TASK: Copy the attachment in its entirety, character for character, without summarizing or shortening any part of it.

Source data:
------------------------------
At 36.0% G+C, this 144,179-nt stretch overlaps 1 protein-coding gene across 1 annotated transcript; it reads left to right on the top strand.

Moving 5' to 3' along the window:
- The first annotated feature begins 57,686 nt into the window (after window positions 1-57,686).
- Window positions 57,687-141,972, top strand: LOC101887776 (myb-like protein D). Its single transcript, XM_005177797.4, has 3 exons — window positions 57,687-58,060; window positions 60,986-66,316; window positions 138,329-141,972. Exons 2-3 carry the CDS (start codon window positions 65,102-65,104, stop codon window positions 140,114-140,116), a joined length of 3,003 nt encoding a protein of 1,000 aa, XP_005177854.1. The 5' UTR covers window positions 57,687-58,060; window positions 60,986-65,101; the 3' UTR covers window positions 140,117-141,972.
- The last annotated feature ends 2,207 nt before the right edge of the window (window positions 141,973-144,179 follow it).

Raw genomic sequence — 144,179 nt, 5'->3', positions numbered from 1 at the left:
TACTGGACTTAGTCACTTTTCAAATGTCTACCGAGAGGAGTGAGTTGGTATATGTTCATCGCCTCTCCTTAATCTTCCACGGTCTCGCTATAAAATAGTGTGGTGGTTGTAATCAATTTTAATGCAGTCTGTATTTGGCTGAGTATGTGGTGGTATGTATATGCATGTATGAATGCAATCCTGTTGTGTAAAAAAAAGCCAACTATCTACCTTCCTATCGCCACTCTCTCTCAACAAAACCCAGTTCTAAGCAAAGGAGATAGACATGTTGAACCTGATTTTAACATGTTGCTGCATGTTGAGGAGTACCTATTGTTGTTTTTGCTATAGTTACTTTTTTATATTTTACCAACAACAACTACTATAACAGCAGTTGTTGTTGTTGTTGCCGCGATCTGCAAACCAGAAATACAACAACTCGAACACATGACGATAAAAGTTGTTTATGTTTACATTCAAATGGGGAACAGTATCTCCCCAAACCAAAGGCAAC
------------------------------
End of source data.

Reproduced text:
At 36.0% G+C, this 144,179-nt stretch overlaps 1 protein-coding gene across 1 annotated transcript; it reads left to right on the top strand.

Moving 5' to 3' along the window:
- The first annotated feature begins 57,686 nt into the window (after window positions 1-57,686).
- Window positions 57,687-141,972, top strand: LOC101887776 (myb-like protein D). Its single transcript, XM_005177797.4, has 3 exons — window positions 57,687-58,060; window positions 60,986-66,316; window positions 138,329-141,972. Exons 2-3 carry the CDS (start codon window positions 65,102-65,104, stop codon window positions 140,114-140,116), a joined length of 3,003 nt encoding a protein of 1,000 aa, XP_005177854.1. The 5' UTR covers window positions 57,687-58,060; window positions 60,986-65,101; the 3' UTR covers window positions 140,117-141,972.
- The last annotated feature ends 2,207 nt before the right edge of the window (window positions 141,973-144,179 follow it).

Raw genomic sequence — 144,179 nt, 5'->3', positions numbered from 1 at the left:
TACTGGACTTAGTCACTTTTCAAATGTCTACCGAGAGGAGTGAGTTGGTATATGTTCATCGCCTCTCCTTAATCTTCCACGGTCTCGCTATAAAATAGTGTGGTGGTTGTAATCAATTTTAATGCAGTCTGTATTTGGCTGAGTATGTGGTGGTATGTATATGCATGTATGAATGCAATCCTGTTGTGTAAAAAAAAGCCAACTATCTACCTTCCTATCGCCACTCTCTCTCAACAAAACCCAGTTCTAAGCAAAGGAGATAGACATGTTGAACCTGATTTTAACATGTTGCTGCATGTTGAGGAGTACCTATTGTTGTTTTTGCTATAGTTACTTTTTTATATTTTACCAACAACAACTACTATAACAGCAGTTGTTGTTGTTGTTGCCGCGATCTGCAAACCAGAAATACAACAACTCGAACACATGACGATAAAAGTTGTTTATGTTTACATTCAAATGGGGAACAGTATCTCCCCAAACCAAAGGCAAC